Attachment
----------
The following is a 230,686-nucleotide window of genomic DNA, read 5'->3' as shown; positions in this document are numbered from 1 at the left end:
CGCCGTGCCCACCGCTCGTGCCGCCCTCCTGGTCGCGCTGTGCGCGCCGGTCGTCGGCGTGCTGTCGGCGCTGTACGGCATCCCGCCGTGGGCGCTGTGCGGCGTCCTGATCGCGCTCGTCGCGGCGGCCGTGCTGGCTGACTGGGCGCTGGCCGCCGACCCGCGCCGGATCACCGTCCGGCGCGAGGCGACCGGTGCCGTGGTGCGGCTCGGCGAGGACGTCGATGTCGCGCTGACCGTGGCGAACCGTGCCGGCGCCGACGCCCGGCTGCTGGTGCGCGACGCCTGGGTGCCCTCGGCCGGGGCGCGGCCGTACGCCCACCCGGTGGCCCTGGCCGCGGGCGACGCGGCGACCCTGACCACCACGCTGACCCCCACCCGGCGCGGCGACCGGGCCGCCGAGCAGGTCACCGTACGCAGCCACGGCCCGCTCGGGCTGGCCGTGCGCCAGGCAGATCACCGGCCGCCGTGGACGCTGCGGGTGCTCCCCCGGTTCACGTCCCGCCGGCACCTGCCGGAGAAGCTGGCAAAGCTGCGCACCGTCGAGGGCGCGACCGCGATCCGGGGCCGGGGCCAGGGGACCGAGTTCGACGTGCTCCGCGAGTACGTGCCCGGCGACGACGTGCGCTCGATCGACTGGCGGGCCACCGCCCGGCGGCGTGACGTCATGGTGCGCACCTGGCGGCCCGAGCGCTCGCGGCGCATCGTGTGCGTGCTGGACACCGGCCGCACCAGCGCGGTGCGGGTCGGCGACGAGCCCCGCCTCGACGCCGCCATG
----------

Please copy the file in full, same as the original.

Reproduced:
The following is a 230,686-nucleotide window of genomic DNA, read 5'->3' as shown; positions in this document are numbered from 1 at the left end:
CGCCGTGCCCACCGCTCGTGCCGCCCTCCTGGTCGCGCTGTGCGCGCCGGTCGTCGGCGTGCTGTCGGCGCTGTACGGCATCCCGCCGTGGGCGCTGTGCGGCGTCCTGATCGCGCTCGTCGCGGCGGCCGTGCTGGCTGACTGGGCGCTGGCCGCCGACCCGCGCCGGATCACCGTCCGGCGCGAGGCGACCGGTGCCGTGGTGCGGCTCGGCGAGGACGTCGATGTCGCGCTGACCGTGGCGAACCGTGCCGGCGCCGACGCCCGGCTGCTGGTGCGCGACGCCTGGGTGCCCTCGGCCGGGGCGCGGCCGTACGCCCACCCGGTGGCCCTGGCCGCGGGCGACGCGGCGACCCTGACCACCACGCTGACCCCCACCCGGCGCGGCGACCGGGCCGCCGAGCAGGTCACCGTACGCAGCCACGGCCCGCTCGGGCTGGCCGTGCGCCAGGCAGATCACCGGCCGCCGTGGACGCTGCGGGTGCTCCCCCGGTTCACGTCCCGCCGGCACCTGCCGGAGAAGCTGGCAAAGCTGCGCACCGTCGAGGGCGCGACCGCGATCCGGGGCCGGGGCCAGGGGACCGAGTTCGACGTGCTCCGCGAGTACGTGCCCGGCGACGACGTGCGCTCGATCGACTGGCGGGCCACCGCCCGGCGGCGTGACGTCATGGTGCGCACCTGGCGGCCCGAGCGCTCGCGGCGCATCGTGTGCGTGCTGGACACCGGCCGCACCAGCGCGGTGCGGGTCGGCGACGAGCCCCGCCTCGACGCCGCCATG